OK, one thing first, just to make sure you get it: I’m going to talk about spoilers here, because this is the last issue of a series so of course I’m going to talk spoilers, either read the series before reading this or don’t read the series ever, in which case spoilers will never effect your life. But it’s a fun series overall, so you might want to read it. Anyway! My main conclusion after reading this last issue, ambiguous Soprano’s-style ending notwithstanding? Scar might be an immortal. Sure, he’s a three foot tall blue bear, so the rules for his existence were never clearly defined, so maybe that’s on me? But he was shot eight times in the back (and arm) in the last issue, and it is never mentioned or addressed in this issue. Thanks to Erin, he manages to escape what seems to be certain death in that nightclub, not seeming to be slowed down in the least, and then goes to a diner to get some food and talk some more to his dead friend Black Jack. So are we to assume that he was hit with a paint gun? That he had body armor that covered his back? Which wouldn’t do a thing to explain those 8 bloody bullet holes we see in the last issue. If it seems like I’m focusing too much on this aspect, hey, maybe you’re right! But if you or I were shot eight times in the back, maybe we could get a burst of adrenaline off long enough to take a few more assassins out (in real life we’d almost certainly just be dead), but once the adrenaline wore off that would be it. It seems like Brian sacrificed the natural flow of the story for a more dramatic gunfight in the last issue, and considering the care he took with the rest of the series, it strikes me as a misstep. Still, putting aside that one aspect (with great difficulty, obviously), we do get a final battle with Scar and Malt, we get to see him confront Cypris, and we finally get the real answer of what happened to Black Jack. I was wrong in my guess, which is always gratifying as a reader. And I’d still recommend this series as a whole. There’s intrigue, betrayals, an overarching mystery… a lot to love here. There were a couple of missteps here and there, but there’s more than enough good here to overshadow those things. $3.99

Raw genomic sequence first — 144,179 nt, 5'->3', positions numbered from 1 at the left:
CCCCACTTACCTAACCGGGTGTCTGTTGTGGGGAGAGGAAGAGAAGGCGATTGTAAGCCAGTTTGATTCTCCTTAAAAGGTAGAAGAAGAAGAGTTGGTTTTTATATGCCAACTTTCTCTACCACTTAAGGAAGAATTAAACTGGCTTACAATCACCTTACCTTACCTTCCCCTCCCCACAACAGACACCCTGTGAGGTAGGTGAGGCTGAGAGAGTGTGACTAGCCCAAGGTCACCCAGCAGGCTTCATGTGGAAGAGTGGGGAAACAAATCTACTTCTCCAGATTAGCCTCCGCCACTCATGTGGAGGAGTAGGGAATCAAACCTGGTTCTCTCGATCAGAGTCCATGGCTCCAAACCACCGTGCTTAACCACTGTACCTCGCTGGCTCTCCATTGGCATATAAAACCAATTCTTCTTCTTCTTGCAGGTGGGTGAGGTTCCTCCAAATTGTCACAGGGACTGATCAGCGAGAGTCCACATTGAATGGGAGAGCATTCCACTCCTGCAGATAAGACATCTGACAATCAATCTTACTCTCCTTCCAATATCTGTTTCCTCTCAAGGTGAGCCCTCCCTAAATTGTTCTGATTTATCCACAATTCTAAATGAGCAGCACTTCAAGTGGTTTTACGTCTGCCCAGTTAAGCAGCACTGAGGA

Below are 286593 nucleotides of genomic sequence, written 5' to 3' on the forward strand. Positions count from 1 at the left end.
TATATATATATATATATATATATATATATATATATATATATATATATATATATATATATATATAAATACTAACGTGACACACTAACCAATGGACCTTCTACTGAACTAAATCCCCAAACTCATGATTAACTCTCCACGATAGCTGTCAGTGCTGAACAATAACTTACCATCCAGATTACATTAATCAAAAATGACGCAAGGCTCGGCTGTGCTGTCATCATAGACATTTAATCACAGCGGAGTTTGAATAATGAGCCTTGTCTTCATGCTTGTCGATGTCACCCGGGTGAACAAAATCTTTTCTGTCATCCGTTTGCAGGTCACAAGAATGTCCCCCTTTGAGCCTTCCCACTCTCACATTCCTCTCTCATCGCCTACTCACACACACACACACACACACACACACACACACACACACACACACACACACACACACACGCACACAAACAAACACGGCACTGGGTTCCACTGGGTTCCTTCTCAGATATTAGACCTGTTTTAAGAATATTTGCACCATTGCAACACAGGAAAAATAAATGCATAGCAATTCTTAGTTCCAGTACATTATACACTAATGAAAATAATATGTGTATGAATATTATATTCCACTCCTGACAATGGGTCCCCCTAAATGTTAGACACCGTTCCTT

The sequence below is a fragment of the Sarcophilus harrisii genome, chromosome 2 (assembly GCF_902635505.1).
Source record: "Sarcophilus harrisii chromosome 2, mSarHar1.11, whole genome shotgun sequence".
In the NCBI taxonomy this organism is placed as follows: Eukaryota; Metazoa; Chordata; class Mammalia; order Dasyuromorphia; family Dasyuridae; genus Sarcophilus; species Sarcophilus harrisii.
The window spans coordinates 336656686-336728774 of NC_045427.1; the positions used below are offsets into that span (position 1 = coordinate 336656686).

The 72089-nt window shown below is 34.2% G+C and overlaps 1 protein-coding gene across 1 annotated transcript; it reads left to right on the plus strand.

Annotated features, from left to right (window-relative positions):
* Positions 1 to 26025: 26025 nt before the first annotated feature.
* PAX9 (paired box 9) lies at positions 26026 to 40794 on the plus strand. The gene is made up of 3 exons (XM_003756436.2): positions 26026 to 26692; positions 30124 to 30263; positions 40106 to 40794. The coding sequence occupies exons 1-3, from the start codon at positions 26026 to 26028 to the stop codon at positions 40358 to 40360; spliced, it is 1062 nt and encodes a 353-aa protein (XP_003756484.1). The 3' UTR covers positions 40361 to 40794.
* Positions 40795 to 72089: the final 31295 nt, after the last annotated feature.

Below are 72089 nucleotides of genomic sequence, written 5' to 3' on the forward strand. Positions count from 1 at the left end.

It’s the penultimate (I love being able to use that word and have it fit) issue in the series, so you can be sure that there’s a lot of gunplay going on in this one. Brian doesn’t waste any time with it either; our hero tosses back a few more drinks, gets warned off one more time by the ghost of Black Jack, then puts a gun to the head of Cypris. Unfortunately his mustache disguise fell off during those drinks, so now all the assassins at this party recognize him. It’s one of the more baffling aspects of this story, the fact that that disguise worked so well, but it’s not much of a stretch to think of most of these assassins as not being all that bright. Oh, and Erin (Scar’s lawyer/lover) is there as well, and she’s armed, so she also gets a few murders in, although I lost track of her in all the chaos. Things take a turn towards the end of the issue, as Scar is finally tagged with some gunfire. 8 bullets in the back to be exact, which seems like enough to murder just about anybody. But who kills off the hero before the last issue? So Scar is still standing, if just barely, as he tries to summon the strength to find and kill Cypris (who ran away in all the confusion). One issue left to go, then I’ll have some thoughts about the whole series to wrap it all up. If you’re a weirdo who only buys one issue of a series and doesn’t care about the larger story but loves guns, this would be the one to get. $2.99